Updated: Jul 14

DB Roberts

Using images inevitably raises the question of copyright. We fear making mistakes and we seek guidance to avoid making them. That anxiety is reasonable: scholarship is about honesty and none of us wish to be seen as dishonest in any aspect of our vocation. But it’s also the case that we live in a litigious and opportunistic era where the execution of the rule of law may be as much about a means to an otherwise-elusive profitable end as it is about the ends of justice for justice’s sake.

Fortunately, their is a widespread acceptance in mature democracies of the idea of Fair Use. This is the idea that if the use of an image is not for personal gain (however defined), and does not detract from the needs of the image's creator, the image may be used without a breach of copyright. So we can fairly use an image if it is clearly for a social good (like teaching) rather than individual financial gain (for example), and is properly attributed (as opposed to passed off as our own work).

Our default or resting state as scholars is a great help in this respect. We are natural-born citers, and that’s some portion of the battle. We are imbued with a professional responsibility to identify the work of others when we use it; it’s the cardinal sin of scholarship to neglect the identification in full of our sources. Since using an image from the web is using someone else’s work, our ‘go-to’ mode will be to ensure the visibility of the source’s origin. But another one is much closer to home. We cite for a living; it’s part of our professional structure and identity as scholars whose job description revolves in part around ascertaining validity and veracity by ensuring source material is accessible to others. If we are citing, there is no attempt to pass off the work of others as our own – no attempt to conceal, disguise or misrepresent. The process is tangibly honest.

In this sense, copyright isn’t at all alien; it’s a familiar process we engage with routinely in the form of referencing. We already have expertise in dealing with such issues because as academics we are carefully and highly trained not to plagiarise. We routinely execute an automatic, inbuilt responsibility to ourselves and our profession to attribute the work of others to their rightful owners, and this is no different. But despite this familiarity, people quite reasonably ask about image copyright because they’re concerned with the consequences of unintentional misuse in the digitally-policed and litigious world and mentality we presently inhabit.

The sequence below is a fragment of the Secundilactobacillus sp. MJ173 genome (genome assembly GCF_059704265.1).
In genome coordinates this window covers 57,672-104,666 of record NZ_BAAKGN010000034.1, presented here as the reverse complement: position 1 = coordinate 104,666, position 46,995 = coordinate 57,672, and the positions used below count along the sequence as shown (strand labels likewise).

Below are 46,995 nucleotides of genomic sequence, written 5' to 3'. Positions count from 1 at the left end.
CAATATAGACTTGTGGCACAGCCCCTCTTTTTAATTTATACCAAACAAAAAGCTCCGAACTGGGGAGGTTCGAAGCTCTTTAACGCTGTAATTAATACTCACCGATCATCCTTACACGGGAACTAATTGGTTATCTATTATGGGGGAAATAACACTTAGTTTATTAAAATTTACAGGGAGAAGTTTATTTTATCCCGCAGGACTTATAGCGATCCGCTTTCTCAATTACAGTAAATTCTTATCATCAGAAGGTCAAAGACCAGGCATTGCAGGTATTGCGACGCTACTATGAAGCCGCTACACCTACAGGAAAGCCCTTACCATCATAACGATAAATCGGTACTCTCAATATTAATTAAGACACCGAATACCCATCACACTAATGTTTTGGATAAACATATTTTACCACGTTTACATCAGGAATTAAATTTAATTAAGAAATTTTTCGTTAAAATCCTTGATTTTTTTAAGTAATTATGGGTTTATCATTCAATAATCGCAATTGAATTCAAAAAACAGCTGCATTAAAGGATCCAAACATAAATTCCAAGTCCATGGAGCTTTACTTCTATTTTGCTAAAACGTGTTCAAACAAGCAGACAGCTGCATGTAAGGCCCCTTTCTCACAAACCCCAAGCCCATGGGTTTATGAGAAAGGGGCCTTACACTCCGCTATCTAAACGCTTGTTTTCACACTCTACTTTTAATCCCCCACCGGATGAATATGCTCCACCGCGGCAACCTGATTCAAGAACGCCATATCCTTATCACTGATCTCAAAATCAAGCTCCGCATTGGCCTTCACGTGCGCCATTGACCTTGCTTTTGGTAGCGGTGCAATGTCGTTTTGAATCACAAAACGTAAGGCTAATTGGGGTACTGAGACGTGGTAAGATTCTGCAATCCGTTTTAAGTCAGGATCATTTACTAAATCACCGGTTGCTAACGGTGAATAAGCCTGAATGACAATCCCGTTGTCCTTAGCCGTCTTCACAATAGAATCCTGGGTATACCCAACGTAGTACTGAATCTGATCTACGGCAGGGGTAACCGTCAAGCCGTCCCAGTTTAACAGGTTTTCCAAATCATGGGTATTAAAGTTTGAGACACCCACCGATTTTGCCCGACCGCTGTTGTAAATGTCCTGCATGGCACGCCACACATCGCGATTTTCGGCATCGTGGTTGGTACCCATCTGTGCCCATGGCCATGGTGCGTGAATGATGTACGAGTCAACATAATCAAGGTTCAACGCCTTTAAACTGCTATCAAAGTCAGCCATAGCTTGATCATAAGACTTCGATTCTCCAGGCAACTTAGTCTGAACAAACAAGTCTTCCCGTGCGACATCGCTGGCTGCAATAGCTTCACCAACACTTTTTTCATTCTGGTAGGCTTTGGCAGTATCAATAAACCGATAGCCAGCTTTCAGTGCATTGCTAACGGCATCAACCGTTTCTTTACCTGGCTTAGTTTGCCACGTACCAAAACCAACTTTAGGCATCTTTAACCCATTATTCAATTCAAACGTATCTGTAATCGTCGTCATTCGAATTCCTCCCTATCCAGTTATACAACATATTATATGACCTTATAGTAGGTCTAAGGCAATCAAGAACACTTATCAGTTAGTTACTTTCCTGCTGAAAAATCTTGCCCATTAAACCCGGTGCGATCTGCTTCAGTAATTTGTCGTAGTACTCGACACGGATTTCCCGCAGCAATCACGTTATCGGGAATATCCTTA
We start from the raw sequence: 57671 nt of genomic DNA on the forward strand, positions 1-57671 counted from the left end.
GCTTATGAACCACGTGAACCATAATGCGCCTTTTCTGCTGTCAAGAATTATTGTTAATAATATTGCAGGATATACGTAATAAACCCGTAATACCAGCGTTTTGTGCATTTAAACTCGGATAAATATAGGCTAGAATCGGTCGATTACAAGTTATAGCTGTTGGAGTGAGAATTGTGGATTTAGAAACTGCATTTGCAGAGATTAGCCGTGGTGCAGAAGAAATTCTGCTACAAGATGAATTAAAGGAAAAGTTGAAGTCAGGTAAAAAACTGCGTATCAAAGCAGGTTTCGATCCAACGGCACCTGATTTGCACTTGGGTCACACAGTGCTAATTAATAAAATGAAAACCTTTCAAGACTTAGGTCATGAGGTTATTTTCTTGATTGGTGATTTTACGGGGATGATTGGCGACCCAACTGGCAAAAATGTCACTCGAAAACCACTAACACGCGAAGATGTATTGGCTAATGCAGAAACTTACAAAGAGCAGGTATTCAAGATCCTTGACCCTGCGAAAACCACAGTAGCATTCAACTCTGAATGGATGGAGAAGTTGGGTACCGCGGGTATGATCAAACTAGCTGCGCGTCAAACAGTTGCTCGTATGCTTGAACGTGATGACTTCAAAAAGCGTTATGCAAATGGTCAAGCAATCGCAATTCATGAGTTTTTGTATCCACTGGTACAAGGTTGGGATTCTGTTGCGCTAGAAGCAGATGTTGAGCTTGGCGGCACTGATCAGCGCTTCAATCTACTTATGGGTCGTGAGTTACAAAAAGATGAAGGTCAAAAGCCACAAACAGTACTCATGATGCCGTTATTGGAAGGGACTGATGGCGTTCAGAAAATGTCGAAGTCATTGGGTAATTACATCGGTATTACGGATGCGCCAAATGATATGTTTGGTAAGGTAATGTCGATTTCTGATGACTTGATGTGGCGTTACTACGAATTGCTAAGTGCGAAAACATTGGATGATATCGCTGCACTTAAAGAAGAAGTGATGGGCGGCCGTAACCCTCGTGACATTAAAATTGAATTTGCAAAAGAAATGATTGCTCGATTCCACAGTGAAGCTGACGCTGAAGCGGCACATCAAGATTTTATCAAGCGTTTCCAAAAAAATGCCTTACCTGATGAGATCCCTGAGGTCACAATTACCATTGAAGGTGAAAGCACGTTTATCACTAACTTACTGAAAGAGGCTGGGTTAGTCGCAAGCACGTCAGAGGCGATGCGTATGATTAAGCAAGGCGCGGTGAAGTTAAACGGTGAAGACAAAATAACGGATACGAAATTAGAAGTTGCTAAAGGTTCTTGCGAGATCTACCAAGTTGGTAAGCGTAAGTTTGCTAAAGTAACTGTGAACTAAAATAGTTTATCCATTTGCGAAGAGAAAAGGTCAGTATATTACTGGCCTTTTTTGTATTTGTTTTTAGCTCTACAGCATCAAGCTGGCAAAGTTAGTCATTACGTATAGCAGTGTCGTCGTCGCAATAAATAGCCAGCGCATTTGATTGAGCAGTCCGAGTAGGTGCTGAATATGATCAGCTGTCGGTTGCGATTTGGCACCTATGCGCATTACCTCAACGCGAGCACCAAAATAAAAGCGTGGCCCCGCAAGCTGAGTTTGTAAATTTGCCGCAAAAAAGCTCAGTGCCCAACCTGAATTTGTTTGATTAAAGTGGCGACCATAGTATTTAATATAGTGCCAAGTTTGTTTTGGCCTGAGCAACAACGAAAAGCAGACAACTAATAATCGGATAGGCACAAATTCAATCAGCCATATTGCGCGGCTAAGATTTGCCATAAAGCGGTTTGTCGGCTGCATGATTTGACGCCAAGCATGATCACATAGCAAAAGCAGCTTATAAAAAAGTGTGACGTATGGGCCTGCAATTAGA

I’ll approach such anxieties with two approaches: prevention and cure. I’ll begin with how we can use images in ways most likely to accord with copyright regimes. These change rapidly, which is one of the reasons there is no legal guide in this blog. Keeping abreast of all developments has become much more complex and the types of copyright have expanded considerably. It wouldn’t be reasonable to expect every academic who considered using an image to be fully apprised of all this, but there is plenty we can do to maximize responsibility and minimize the likelihood of infringement.

Probably the most inclusive method – by which i mean that it searches the greatest number of images from one search engine – is Google’s Advanced Image Search. This is fortunate for us, because it searches furthest and has a built-in copyright filter, meaning we can choose the degree of protection we seek. If we set the search for Creative Commons, we have covered ourselves to some extent. The same applies if we use Flickr, whose licence states the use rights on or near each image. Subscription sites like 123RF (paid for out of School budgets rather than our pockets) are clear about non-commercial use of images. Other sites like Pixabay and Pexels allow a choice of attribution of their images. All this said, however, there is a remaining issue to consider, and that is the reliability of the copyright statement attached to an image at upload. That is, people uploading images may attribute incorrect copyright to the image, unintentionally or otherwise. Google cannot filter for mischief.